A Cross-Country Comparison of Rivaroxaban Spontaneous Adverse Event Reports and Concomitant Medicine Use with the Potential to Increase the Risk of Harm

Cameron J. McDonald, Lisa M. Kalisch Ellett, John D. Barratt, Gillian E. Caughey

Research output: Contribution to journalArticlepeer-review

16 Citations (Scopus)


Background: Concerns with the safety profiles of the newer anticoagulants have been raised because of differences in treatment populations between pre-marketing studies (randomized controlled trials) and clinical practice. Little is known about the potential safety issues and the reporting in spontaneous adverse event databases associated with rivaroxaban.

Objectives: To analyse spontaneous adverse event reports associated with the oral anticoagulant rivaroxaban from Australia, Canada and the USA; and to examine concomitant medicine use that may increase the risk of adverse events.

Methods: Spontaneous adverse event report databases from Australia, Canada and the USA were examined for all reports of adverse events associated with rivaroxaban and concomitant medicines from 1 August 2005 to 31 March 2013. Disproportionality analysis (the proportional reporting ratio [PRR] and reporting odds ratio [ROR]) was conducted for quantitative detection of signals, using the US database.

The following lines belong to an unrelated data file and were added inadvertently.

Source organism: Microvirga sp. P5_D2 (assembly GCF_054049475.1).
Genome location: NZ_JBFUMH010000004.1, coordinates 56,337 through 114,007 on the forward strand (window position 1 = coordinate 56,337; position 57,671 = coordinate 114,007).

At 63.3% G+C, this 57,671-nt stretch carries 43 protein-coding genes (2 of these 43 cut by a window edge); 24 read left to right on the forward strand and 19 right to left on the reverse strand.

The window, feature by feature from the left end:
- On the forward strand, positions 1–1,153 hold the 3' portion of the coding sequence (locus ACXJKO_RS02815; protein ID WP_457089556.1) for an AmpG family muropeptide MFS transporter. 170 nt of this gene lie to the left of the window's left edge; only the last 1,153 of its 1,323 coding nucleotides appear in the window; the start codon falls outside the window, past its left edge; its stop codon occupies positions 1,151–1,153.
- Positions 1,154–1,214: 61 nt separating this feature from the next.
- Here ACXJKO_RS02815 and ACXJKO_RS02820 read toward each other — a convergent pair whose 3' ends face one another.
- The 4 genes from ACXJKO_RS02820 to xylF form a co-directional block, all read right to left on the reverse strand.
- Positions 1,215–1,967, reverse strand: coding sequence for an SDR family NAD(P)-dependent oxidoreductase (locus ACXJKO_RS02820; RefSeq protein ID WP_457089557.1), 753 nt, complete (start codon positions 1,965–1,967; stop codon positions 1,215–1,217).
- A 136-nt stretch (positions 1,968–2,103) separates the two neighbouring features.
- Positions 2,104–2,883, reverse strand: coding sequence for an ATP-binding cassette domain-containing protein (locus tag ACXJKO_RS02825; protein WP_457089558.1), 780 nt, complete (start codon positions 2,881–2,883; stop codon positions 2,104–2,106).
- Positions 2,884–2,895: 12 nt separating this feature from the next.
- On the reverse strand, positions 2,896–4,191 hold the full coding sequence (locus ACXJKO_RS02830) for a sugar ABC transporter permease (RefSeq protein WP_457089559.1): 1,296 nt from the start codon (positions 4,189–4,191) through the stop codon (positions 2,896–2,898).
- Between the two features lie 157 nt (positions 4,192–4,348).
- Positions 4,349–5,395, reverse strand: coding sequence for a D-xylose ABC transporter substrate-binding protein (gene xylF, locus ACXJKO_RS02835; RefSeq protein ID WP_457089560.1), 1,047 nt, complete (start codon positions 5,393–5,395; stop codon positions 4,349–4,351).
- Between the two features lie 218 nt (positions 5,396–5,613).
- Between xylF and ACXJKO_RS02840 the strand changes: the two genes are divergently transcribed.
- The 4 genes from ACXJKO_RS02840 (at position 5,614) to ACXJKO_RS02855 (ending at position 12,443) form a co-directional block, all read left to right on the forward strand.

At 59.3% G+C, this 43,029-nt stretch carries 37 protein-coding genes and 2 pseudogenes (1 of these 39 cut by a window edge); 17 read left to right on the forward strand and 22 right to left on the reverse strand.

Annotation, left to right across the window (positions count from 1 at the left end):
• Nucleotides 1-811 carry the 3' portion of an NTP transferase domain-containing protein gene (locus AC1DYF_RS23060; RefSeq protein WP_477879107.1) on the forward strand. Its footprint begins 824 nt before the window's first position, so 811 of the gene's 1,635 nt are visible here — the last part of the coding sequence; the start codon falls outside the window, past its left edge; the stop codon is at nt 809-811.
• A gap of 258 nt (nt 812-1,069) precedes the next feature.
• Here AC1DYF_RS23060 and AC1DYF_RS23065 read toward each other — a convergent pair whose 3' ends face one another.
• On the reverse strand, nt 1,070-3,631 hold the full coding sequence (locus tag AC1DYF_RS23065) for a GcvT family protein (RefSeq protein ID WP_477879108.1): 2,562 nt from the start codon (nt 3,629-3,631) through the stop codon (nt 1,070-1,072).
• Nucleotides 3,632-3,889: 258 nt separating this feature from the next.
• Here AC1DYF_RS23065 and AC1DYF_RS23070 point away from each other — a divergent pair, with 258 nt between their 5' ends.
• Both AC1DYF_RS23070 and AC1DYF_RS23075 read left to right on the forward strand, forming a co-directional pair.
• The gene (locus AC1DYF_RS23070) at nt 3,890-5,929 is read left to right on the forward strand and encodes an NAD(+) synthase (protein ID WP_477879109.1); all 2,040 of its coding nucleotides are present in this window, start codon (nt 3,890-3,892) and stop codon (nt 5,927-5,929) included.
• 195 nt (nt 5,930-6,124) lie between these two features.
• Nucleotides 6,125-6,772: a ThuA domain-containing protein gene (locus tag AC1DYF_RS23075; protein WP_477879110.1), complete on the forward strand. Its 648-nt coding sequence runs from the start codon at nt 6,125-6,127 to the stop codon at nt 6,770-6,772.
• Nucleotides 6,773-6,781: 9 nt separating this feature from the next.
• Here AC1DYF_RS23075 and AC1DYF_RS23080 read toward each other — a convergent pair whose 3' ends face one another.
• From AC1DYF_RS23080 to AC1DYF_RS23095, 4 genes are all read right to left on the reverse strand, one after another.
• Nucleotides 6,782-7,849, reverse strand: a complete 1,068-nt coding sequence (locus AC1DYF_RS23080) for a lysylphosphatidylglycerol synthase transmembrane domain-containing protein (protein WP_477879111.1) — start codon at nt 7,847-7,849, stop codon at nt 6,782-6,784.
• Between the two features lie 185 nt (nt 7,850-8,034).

Conclusion: A large proportion of adverse event reports for rivaroxaban were associated with use of concomitant medicines, which may have increased the risk of adverse events—in particular, haemorrhage. Increased awareness of a patient’s comorbidity and associated medicine use is needed when rivaroxaban is used in clinical practice.

Results: There were 244 spontaneous adverse event reports associated with rivaroxaban from Australia, 536 from Canada and 1,638 from the USA. Reporting of haemorrhage (any type) was common, ranging from 30.7 % for Australia to 37.5 % for Canada. Gastrointestinal haemorrhage was the most commonly reported haemorrhage, accounting for 13.9 % of Australian, 16.4 % of Canadian and 11.1 % of US adverse event reports. Positive signals were confirmed in the US data (haemorrhage [any type] PRR 11.93, χ2 4,414.78 and ROR 13.41, 95 % confidence interval [CI] 12.13–14.81; gastrointestinal haemorrhage PRR 12.52, χ2 2,018.48 and ROR 13.15, 95 % CI 11.36–15.21). Reporting of concomitant use of medicines with the potential to increase bleeding risk ranged from 63.7 % in Australia to 89.2 % in Canada.

Original languageEnglish
Pages (from-to)1029-1035
JournalDrug Safety
Issue number12
Publication statusPublished or Issued - 25 Nov 2014
Externally publishedYes

ASJC Scopus subject areas

  • Toxicology
  • Pharmacology
  • Pharmacology (medical)

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